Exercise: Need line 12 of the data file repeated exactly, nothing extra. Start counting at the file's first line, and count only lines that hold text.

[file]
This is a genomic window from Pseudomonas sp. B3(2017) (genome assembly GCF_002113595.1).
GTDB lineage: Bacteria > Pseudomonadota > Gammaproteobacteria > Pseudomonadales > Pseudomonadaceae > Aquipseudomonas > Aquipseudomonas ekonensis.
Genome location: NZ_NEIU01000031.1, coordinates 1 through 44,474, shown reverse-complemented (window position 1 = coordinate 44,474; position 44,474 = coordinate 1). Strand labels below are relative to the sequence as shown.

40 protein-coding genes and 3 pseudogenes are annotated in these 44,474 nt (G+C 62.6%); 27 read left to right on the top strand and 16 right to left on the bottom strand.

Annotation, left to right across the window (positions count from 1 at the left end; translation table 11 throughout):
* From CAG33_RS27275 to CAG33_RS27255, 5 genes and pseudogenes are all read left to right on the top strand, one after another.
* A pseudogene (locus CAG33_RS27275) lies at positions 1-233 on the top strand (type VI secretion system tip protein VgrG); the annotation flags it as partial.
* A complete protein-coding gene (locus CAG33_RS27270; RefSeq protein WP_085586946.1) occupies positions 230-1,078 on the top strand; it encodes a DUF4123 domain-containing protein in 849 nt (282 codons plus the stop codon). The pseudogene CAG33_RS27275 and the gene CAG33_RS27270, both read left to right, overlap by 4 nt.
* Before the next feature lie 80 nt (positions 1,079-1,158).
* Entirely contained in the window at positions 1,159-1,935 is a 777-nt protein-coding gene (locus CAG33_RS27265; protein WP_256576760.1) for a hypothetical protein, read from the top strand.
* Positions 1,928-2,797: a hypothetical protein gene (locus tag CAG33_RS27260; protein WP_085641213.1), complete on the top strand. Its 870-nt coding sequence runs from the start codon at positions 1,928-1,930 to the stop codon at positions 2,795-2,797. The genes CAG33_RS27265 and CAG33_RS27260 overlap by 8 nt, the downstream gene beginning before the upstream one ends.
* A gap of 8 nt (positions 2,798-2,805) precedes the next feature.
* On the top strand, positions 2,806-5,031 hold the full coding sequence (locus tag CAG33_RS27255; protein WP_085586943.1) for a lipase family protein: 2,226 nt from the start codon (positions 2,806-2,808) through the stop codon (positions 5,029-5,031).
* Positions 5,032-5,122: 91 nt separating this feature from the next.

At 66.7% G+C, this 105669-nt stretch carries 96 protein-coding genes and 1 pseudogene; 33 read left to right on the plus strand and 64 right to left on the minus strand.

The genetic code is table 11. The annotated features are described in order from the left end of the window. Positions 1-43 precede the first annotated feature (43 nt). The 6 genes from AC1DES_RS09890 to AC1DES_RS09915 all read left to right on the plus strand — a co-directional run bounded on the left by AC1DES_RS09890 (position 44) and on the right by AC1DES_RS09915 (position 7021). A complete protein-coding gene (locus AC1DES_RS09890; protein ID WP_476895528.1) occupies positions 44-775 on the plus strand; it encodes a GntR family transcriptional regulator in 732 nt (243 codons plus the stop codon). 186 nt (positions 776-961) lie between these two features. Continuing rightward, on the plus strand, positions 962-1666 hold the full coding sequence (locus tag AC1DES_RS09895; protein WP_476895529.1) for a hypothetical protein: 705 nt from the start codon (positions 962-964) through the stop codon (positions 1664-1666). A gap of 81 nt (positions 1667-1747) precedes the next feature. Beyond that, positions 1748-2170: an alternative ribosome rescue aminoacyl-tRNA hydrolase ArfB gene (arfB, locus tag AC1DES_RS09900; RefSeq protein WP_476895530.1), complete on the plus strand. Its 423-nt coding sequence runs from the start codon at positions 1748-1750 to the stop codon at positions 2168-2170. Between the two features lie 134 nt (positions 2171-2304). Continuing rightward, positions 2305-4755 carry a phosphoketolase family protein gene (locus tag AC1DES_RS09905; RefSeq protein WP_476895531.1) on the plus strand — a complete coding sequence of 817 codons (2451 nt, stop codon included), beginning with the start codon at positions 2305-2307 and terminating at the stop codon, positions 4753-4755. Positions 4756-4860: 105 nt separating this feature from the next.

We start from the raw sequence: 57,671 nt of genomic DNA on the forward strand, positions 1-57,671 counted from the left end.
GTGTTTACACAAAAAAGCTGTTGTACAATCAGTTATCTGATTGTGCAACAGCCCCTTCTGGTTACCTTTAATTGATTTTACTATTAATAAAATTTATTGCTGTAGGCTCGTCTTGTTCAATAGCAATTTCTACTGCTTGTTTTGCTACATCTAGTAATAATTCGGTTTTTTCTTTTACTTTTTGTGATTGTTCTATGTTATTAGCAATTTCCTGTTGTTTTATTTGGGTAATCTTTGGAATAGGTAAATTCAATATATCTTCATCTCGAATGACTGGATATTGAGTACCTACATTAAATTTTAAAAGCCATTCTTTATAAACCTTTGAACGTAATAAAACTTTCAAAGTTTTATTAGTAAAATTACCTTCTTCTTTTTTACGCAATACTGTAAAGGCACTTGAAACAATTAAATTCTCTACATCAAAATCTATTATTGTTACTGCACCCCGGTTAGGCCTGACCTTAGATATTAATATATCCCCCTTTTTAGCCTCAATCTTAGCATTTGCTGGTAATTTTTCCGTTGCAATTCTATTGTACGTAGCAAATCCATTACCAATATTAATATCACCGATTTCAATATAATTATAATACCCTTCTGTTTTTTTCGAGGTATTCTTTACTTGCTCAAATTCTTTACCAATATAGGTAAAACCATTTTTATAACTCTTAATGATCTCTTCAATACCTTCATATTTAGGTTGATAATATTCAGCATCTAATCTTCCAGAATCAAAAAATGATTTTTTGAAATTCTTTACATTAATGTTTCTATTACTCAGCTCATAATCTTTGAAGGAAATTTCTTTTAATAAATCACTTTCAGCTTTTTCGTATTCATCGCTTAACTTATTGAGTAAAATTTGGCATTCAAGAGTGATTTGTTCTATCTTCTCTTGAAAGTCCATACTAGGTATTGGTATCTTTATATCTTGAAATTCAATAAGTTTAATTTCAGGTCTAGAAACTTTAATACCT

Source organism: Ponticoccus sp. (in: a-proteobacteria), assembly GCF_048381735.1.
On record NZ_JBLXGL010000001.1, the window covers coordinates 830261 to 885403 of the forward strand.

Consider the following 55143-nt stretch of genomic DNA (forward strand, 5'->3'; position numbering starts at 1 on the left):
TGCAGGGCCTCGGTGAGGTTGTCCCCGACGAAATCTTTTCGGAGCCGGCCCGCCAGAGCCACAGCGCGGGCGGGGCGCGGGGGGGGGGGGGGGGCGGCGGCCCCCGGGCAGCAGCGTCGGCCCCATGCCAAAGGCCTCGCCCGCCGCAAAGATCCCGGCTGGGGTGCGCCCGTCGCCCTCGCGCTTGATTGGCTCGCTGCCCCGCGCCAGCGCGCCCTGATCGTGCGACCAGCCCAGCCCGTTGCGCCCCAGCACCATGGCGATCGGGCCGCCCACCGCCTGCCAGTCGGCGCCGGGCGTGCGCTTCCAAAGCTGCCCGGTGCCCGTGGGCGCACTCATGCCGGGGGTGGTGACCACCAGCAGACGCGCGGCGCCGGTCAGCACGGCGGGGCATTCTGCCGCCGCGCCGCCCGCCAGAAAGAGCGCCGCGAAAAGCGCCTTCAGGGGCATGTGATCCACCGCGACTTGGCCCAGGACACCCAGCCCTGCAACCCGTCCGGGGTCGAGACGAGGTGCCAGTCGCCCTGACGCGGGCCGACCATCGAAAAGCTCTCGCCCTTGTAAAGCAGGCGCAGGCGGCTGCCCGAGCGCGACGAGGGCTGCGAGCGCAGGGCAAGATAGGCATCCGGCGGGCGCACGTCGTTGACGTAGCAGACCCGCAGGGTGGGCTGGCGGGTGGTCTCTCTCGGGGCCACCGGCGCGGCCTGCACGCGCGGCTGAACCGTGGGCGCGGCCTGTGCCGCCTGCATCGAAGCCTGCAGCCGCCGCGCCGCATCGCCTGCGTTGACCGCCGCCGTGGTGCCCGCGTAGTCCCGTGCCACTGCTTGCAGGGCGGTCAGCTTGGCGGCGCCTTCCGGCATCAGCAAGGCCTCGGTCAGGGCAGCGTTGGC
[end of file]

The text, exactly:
* A gap of 8 nt (positions 2,798-2,805) precedes the next feature.